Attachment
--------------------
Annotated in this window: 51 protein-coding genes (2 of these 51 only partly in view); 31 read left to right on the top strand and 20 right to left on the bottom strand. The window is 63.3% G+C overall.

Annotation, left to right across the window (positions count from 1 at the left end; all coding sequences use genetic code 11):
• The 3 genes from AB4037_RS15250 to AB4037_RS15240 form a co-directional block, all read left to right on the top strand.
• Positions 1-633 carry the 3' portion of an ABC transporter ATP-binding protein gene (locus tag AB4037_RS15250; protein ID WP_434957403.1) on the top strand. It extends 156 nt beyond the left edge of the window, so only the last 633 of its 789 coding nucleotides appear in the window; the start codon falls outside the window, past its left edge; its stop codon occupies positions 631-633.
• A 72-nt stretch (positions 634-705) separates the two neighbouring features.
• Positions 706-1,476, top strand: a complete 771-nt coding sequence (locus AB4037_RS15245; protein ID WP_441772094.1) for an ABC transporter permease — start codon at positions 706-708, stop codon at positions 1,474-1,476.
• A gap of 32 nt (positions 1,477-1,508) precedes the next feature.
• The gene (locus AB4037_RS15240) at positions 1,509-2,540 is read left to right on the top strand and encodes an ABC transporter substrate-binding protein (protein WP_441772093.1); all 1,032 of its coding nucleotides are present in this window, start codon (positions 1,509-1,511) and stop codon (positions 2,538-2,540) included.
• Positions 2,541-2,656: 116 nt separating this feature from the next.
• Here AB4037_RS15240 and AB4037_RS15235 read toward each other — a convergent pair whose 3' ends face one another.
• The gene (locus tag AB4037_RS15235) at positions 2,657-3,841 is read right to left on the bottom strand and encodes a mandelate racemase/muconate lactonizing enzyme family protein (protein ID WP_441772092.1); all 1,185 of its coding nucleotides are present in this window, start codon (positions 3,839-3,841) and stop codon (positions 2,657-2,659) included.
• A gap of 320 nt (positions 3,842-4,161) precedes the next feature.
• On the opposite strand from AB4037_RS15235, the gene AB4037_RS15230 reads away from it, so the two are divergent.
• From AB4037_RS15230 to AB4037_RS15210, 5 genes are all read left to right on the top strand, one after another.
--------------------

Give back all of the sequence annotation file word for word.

Annotated in this window: 51 protein-coding genes (2 of these 51 only partly in view); 31 read left to right on the top strand and 20 right to left on the bottom strand. The window is 63.3% G+C overall.

Annotation, left to right across the window (positions count from 1 at the left end; all coding sequences use genetic code 11):
• The 3 genes from AB4037_RS15250 to AB4037_RS15240 form a co-directional block, all read left to right on the top strand.
• Positions 1-633 carry the 3' portion of an ABC transporter ATP-binding protein gene (locus tag AB4037_RS15250; protein ID WP_434957403.1) on the top strand. It extends 156 nt beyond the left edge of the window, so only the last 633 of its 789 coding nucleotides appear in the window; the start codon falls outside the window, past its left edge; its stop codon occupies positions 631-633.
• A 72-nt stretch (positions 634-705) separates the two neighbouring features.
• Positions 706-1,476, top strand: a complete 771-nt coding sequence (locus AB4037_RS15245; protein ID WP_441772094.1) for an ABC transporter permease — start codon at positions 706-708, stop codon at positions 1,474-1,476.
• A gap of 32 nt (positions 1,477-1,508) precedes the next feature.
• The gene (locus AB4037_RS15240) at positions 1,509-2,540 is read left to right on the top strand and encodes an ABC transporter substrate-binding protein (protein WP_441772093.1); all 1,032 of its coding nucleotides are present in this window, start codon (positions 1,509-1,511) and stop codon (positions 2,538-2,540) included.
• Positions 2,541-2,656: 116 nt separating this feature from the next.
• Here AB4037_RS15240 and AB4037_RS15235 read toward each other — a convergent pair whose 3' ends face one another.
• The gene (locus tag AB4037_RS15235) at positions 2,657-3,841 is read right to left on the bottom strand and encodes a mandelate racemase/muconate lactonizing enzyme family protein (protein ID WP_441772092.1); all 1,185 of its coding nucleotides are present in this window, start codon (positions 3,839-3,841) and stop codon (positions 2,657-2,659) included.
• A gap of 320 nt (positions 3,842-4,161) precedes the next feature.
• On the opposite strand from AB4037_RS15235, the gene AB4037_RS15230 reads away from it, so the two are divergent.
• From AB4037_RS15230 to AB4037_RS15210, 5 genes are all read left to right on the top strand, one after another.